Proceedings of the National Academy of Sciences of the United States of America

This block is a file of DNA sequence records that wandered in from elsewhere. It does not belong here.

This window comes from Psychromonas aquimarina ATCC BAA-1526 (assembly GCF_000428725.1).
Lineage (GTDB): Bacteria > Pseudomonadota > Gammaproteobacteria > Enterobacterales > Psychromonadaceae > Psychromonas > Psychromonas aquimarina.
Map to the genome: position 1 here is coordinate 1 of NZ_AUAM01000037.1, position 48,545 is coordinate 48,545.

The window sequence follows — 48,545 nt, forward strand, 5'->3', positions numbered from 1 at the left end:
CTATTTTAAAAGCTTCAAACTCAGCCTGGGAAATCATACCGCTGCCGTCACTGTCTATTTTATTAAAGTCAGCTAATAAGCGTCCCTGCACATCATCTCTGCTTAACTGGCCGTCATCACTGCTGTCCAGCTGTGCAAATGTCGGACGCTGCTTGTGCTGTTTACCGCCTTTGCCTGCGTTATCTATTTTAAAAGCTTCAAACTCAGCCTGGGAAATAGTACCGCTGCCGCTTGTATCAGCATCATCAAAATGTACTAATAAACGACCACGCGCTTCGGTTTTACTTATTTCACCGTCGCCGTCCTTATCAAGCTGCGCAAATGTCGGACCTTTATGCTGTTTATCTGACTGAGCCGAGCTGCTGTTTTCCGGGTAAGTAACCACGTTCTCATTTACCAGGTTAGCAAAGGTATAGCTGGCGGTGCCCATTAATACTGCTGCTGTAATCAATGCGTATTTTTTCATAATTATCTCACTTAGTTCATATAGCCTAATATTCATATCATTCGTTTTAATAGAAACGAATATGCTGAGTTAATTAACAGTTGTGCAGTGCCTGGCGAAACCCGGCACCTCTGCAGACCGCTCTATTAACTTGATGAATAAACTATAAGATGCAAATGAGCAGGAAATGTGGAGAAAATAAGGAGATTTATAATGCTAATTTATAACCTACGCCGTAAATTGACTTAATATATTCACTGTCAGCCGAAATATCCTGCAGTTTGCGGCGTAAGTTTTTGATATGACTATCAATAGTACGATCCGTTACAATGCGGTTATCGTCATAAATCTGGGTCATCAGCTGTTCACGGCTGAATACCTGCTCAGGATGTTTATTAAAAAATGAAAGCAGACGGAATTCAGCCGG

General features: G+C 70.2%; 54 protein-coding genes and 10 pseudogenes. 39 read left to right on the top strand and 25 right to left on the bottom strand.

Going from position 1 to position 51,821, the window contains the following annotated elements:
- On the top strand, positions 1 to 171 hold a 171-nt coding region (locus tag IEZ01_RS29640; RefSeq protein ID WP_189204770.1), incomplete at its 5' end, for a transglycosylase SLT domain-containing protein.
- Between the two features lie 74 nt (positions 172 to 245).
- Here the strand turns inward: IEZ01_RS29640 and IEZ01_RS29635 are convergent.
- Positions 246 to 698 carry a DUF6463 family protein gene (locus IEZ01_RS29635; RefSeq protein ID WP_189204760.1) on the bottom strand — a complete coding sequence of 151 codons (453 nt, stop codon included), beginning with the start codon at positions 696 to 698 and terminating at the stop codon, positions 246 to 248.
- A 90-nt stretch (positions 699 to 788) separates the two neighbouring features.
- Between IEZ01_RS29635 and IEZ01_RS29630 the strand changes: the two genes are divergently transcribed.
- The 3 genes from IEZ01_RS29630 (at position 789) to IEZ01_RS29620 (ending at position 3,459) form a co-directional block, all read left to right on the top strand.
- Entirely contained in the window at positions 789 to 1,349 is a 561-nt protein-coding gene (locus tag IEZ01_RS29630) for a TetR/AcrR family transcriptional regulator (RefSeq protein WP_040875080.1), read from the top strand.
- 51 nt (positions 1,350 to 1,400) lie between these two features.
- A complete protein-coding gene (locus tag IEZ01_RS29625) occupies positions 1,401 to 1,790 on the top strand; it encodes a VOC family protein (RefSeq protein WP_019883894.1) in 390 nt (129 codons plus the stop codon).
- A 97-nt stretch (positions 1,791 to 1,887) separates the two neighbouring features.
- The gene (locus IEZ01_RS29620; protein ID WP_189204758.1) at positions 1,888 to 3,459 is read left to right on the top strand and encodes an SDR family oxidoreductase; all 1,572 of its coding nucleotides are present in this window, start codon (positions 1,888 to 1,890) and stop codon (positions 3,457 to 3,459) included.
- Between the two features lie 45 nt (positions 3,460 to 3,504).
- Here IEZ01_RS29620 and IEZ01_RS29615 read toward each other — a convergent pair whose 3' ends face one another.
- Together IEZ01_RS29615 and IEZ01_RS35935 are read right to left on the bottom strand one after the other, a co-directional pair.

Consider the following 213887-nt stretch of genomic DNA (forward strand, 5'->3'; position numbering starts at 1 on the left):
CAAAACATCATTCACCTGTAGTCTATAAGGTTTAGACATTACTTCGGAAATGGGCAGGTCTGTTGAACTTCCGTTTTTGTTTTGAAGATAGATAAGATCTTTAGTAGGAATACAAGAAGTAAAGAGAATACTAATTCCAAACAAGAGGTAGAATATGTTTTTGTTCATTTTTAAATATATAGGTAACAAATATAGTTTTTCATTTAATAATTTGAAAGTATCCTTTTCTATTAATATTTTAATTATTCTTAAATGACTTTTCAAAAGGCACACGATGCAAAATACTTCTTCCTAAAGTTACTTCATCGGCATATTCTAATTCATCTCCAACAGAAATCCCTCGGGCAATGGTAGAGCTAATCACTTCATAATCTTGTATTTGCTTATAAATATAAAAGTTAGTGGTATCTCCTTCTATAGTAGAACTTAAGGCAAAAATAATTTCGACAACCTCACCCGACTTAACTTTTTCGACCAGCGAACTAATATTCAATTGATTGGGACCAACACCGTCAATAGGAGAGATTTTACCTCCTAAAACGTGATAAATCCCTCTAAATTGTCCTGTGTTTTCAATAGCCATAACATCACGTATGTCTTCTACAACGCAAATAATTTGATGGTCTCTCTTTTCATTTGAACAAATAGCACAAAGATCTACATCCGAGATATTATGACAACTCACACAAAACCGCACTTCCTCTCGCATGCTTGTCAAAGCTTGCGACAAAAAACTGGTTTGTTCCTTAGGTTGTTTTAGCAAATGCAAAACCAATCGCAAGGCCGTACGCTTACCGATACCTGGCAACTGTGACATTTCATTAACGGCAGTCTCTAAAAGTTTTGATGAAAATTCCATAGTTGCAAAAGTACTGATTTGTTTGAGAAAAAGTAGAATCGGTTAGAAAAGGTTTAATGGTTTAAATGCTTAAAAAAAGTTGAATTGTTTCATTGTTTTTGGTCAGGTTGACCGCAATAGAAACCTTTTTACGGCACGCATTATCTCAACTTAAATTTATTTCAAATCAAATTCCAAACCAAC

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Math anxiety is a common affective disorder in students that is characterized by intrusive thoughts that disrupt critical cognitive resources required for math problem-solving. Consistent associations between math anxiety and math achievement have been observed across countries and age groups, placing math anxiety among other important correlates of math achievement, such as socioeconomic status and magnitude representation ability. However, studies examining math anxiety's relation to achievement have largely focused on the effect of students' own math anxiety (individual effect), while little is known regarding the effect of math anxiety in students' educational context (contextual effect). Using three international studies of achievement (n = 1,175,515), we estimated both the individual and contextual effects of math anxiety across the globe. Results suggest that while there are consistent individual effects in virtually all countries examined, the contextual effects are varied, with only approximately half of the countries exhibiting a contextual effect. Additionally, we reveal that teacher confidence in teaching math is associated with a reduction of the individual effect, and country's level of uncertainty avoidance is related to a lessening of the contextual effect. Finally, we uncovered multiple predictors of math anxiety; notably, student perception of teacher competence was negative related with math anxiety, and parental homework involvement was positively related with math anxiety. Taken together, these results suggest that there are significant between-country differences in how math anxiety may be related with math achievement and suggest that education and cultural contexts as important considerations in understanding math anxiety's effects on achievement.